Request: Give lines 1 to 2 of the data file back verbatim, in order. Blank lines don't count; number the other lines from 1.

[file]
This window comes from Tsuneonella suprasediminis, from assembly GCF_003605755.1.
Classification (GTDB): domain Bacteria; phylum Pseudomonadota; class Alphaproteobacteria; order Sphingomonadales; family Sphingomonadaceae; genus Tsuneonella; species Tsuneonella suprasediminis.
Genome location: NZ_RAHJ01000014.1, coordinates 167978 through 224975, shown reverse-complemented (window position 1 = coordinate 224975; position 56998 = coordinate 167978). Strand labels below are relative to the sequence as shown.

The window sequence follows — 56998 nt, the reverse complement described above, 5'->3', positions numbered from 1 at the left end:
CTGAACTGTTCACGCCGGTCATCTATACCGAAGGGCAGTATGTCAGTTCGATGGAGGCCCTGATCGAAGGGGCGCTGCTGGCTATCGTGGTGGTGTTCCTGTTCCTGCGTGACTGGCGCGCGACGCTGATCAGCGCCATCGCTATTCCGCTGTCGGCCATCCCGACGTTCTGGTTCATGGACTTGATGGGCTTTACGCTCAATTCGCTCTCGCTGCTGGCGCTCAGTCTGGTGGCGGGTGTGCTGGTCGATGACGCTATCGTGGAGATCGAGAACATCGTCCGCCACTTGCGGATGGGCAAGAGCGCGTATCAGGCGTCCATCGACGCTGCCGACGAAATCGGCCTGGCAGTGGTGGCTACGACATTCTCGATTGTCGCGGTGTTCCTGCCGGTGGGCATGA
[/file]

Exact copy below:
This window comes from Tsuneonella suprasediminis, from assembly GCF_003605755.1.
Classification (GTDB): domain Bacteria; phylum Pseudomonadota; class Alphaproteobacteria; order Sphingomonadales; family Sphingomonadaceae; genus Tsuneonella; species Tsuneonella suprasediminis.